A community group has said it will continue working until there is “unequivocal evidence” one of Watford’s most historic buildings is out of reach, as its sale drags on.

Despite Hertfordshire County Council putting Little Cassiobury House up for sale for £750,000 Little Cassiobury CIC, formerly Friends of Little Cassiobury, has continued to closely follow the deal.

Yesterday (January 14), the group shared that a freedom of information request it had made to the council yielded interesting information despite being refused.

It asked whether there were any restrictions or pre-conditions requested by either party, as well as whether an independent evaluation by asset valuation services had taken place prior to negotiations.

The council responded that it decided the information should be withheld because the sale is not yet complete. Despite the Grade II* listed building being described as “sold, subject to contract” in May, contracts have not been exchanged.

Watford Observer: Little Cassiobury interior (during the time it was vacant) Little Cassiobury interior (during the time it was vacant) (Image: Little Cassiobury CIC)

It said that if the site was to go back to market it could impact its ability to negotiate and buyers may be concerned about “sensitive” information being disclosed by the council before deals are done.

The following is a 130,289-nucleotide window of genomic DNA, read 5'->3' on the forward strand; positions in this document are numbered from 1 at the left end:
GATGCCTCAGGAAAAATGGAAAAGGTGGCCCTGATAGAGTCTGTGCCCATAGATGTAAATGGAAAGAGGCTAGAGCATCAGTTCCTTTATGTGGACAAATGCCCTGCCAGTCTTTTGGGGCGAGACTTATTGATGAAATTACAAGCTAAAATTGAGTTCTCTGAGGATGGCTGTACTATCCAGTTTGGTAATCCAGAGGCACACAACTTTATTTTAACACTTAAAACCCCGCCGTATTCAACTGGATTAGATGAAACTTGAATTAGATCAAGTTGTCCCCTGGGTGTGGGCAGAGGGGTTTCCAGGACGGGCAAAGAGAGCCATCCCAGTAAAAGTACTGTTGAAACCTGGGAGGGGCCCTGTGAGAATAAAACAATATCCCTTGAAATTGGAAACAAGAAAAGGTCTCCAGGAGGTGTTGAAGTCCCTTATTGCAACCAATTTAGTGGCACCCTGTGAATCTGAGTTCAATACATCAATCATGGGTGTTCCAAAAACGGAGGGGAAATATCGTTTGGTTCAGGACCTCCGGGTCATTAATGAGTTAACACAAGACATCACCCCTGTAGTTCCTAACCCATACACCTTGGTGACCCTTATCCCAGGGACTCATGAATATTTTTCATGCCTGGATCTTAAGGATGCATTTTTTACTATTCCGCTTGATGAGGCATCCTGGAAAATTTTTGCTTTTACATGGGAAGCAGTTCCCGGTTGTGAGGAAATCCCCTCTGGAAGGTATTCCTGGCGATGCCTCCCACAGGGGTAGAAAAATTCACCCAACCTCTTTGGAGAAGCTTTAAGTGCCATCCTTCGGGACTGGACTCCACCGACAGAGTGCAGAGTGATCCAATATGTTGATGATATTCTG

Despite these concerns, the response added: “However, we can inform you that when the property was marketed, we included rights to access areas of the site for maintenance of the building and a right of way for access and services to cross our retained land.”

It also clarified how bids were assessed. Prospective buyers were apparently told any bid would be assessed on “price, funding available for proposed works, track record with historic buildings, and compatibility with retained services”.

Watford Observer: Little Cassiobury.Little Cassiobury. (Image: Little Cassiobury CIC)

Little Cassiobury CIC had previously tried to arrange for Little Cassiobury House to be transferred to the group so that it could apply for funding and carry out restoration work.

It has also raised concerns about the practical suitability of the building for potential development, given its state, location, and planning restrictions on developing highly prized listed buildings.

Today, the group said: “Little Cassiobury CIC will continue to pursue our aim to bring the house into community use until there is unequivocal evidence that this is no longer possible”.

The 12-bedroom building, in Hempstead Road, is thought to be a dower house from the late 17th century, initially built for Elizabeth Percy, Countess of Essex.